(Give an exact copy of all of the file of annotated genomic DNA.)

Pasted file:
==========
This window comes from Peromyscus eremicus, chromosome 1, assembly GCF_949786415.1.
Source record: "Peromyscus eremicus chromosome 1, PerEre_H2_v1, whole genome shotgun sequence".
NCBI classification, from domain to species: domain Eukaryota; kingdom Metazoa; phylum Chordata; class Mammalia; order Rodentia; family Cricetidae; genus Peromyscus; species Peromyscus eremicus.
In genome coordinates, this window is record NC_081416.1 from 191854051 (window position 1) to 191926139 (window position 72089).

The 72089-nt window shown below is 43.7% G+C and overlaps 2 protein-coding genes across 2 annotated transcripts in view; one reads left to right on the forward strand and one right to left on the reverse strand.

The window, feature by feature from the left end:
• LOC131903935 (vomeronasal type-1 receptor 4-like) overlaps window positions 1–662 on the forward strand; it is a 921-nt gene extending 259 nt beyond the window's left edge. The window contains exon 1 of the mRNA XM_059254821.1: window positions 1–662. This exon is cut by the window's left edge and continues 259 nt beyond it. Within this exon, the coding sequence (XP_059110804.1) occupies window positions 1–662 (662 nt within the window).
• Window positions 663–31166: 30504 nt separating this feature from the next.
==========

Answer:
This window comes from Peromyscus eremicus, chromosome 1, assembly GCF_949786415.1.
Source record: "Peromyscus eremicus chromosome 1, PerEre_H2_v1, whole genome shotgun sequence".
NCBI classification, from domain to species: domain Eukaryota; kingdom Metazoa; phylum Chordata; class Mammalia; order Rodentia; family Cricetidae; genus Peromyscus; species Peromyscus eremicus.
In genome coordinates, this window is record NC_081416.1 from 191854051 (window position 1) to 191926139 (window position 72089).

The 72089-nt window shown below is 43.7% G+C and overlaps 2 protein-coding genes across 2 annotated transcripts in view; one reads left to right on the forward strand and one right to left on the reverse strand.

The window, feature by feature from the left end:
• LOC131903935 (vomeronasal type-1 receptor 4-like) overlaps window positions 1–662 on the forward strand; it is a 921-nt gene extending 259 nt beyond the window's left edge. The window contains exon 1 of the mRNA XM_059254821.1: window positions 1–662. This exon is cut by the window's left edge and continues 259 nt beyond it. Within this exon, the coding sequence (XP_059110804.1) occupies window positions 1–662 (662 nt within the window).
• Window positions 663–31166: 30504 nt separating this feature from the next.